I’m really into Russians again…

Russian writers, that is. Way back in the day when I was still in high school, we had to compile what was called a documentation folder for our Dutch class (I went to school in the Netherlands). Basically, you had to come up with a subject, a few statements about the subject you wanted to investigate and then you had to write almost a very scaled-down thesis on that subject. This thesis would then be backed up with LOTS of quotes from different sources, mostly books, on that subject, which you would have to properly reference. I really enjoyed doing that project. I had to do two, one in each of the last two years of high school. The first one I did about porcelain, which I am still interested in, although I don’t actually own any; and the second about Leo Tolstoy. At 16 I was probably too young to really understand what Tolstoy did and what he stood for, but I did enjoy reading Anna Karenina and (parts of) War and Peace. I also read some of his political writings, although I have to confess I don’t remember much about that anymore. During that time of my life I became very interested in Russian writers, although, again, I think I was a bit too young to really understand and appreciate everything.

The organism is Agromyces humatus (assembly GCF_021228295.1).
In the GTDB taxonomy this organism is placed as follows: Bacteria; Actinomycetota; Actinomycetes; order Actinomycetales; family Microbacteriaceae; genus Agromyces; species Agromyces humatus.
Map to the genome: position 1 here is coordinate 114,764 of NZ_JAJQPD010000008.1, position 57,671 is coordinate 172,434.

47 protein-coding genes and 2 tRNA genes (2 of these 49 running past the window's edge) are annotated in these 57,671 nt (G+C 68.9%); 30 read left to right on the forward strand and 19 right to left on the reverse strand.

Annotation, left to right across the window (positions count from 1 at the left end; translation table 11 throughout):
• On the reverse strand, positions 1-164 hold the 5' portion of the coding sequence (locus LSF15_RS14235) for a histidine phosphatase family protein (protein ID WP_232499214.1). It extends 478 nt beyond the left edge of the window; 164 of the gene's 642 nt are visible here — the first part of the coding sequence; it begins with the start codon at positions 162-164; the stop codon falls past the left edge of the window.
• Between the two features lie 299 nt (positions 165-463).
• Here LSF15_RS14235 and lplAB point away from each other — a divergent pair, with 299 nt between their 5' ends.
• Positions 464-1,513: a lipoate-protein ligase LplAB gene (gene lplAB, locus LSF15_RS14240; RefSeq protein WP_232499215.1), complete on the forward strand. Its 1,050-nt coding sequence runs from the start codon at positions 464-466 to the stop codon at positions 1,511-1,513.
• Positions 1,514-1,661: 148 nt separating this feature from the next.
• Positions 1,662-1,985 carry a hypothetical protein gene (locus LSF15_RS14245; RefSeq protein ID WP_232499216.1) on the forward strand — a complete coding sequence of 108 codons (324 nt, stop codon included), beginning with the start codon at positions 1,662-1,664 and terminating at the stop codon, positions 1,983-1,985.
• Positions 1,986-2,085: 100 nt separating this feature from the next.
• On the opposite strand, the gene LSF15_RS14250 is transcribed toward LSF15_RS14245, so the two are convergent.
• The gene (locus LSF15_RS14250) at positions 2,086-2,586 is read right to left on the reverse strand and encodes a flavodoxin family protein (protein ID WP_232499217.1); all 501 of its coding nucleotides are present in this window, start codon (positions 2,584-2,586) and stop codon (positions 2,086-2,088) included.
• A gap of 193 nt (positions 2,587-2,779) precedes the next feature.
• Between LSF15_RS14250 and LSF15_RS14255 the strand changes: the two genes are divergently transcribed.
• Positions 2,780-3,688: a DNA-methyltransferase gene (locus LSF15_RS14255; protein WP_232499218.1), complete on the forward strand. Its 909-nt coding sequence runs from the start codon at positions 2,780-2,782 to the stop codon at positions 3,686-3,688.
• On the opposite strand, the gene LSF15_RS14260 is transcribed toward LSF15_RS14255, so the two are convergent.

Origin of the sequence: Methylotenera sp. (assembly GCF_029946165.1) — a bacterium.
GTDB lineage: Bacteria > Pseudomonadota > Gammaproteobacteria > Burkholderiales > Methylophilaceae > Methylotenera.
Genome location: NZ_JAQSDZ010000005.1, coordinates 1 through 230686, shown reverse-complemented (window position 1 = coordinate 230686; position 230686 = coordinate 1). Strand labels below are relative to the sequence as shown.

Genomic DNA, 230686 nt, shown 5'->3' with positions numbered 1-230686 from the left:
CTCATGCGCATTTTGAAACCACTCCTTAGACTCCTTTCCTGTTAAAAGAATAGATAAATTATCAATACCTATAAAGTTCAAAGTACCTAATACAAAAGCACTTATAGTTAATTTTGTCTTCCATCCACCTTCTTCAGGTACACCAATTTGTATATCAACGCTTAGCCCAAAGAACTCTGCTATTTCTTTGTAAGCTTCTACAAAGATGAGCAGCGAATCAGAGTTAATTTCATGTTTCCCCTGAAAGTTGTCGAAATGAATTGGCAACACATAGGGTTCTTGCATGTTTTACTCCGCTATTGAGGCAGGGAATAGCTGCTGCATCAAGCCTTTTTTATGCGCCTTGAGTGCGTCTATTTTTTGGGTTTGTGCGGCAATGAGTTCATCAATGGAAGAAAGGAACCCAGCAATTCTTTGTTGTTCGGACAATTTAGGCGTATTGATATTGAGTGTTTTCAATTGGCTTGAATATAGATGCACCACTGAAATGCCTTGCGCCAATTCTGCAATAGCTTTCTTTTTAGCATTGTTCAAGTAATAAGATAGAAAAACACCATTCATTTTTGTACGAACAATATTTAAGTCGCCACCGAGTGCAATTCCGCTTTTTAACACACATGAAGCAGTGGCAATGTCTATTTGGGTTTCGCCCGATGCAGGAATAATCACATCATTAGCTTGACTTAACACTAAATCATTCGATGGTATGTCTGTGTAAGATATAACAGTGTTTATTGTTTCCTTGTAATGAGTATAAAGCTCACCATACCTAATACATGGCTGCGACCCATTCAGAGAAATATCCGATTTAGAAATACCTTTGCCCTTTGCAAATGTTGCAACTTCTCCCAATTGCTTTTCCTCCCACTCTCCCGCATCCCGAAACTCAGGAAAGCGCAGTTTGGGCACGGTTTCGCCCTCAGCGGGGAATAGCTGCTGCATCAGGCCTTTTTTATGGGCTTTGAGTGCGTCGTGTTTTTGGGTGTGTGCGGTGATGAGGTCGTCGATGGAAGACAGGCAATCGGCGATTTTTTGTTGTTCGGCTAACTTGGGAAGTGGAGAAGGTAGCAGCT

When I was on holiday in the Netherlands just recently, I watched the movie The Last Station, which is about the last period in Leo Tolstoy’s life. It is a very good movie, with excellent performances by Christopher Plummer and Helen Mirren and it really got me excited about re-reading Tolstoy’s work again. When I got home, I first considered reading Anna Karenina, but then I discovered that I have The Gulag Archipelago in my bookcase, which I had not read yet. So I have finally taken it off the shelf and started reading it. It is a very big book and I was a bit concerned it would be dry, as it is essentially non-fiction. However, Solzjenitsyn writes with surprising humour, keeping me very interested in what was quite a horrific time in Russian history. I am not very far advanced in the book yet, as I have also started studying which takes up most of my evenings, but so far I am fascinated, horrified and very interested. And I have rediscovered how much I like Russian history and Russian authors. Next on my list is definitely Anna Karenina and I may even attempt War and Peace again.

And finally, a shout-out to blogger Julian Froment and his blog Julian Froment’s blog where he writes (among other things) about his reading challenges. Those blog posts have inspired me to tackle books that are a bit  more challenging than my normal reading material and so far I am happy I have decided to do so. In due course I will write a review of The Gulag Archipelago, but that may take a while.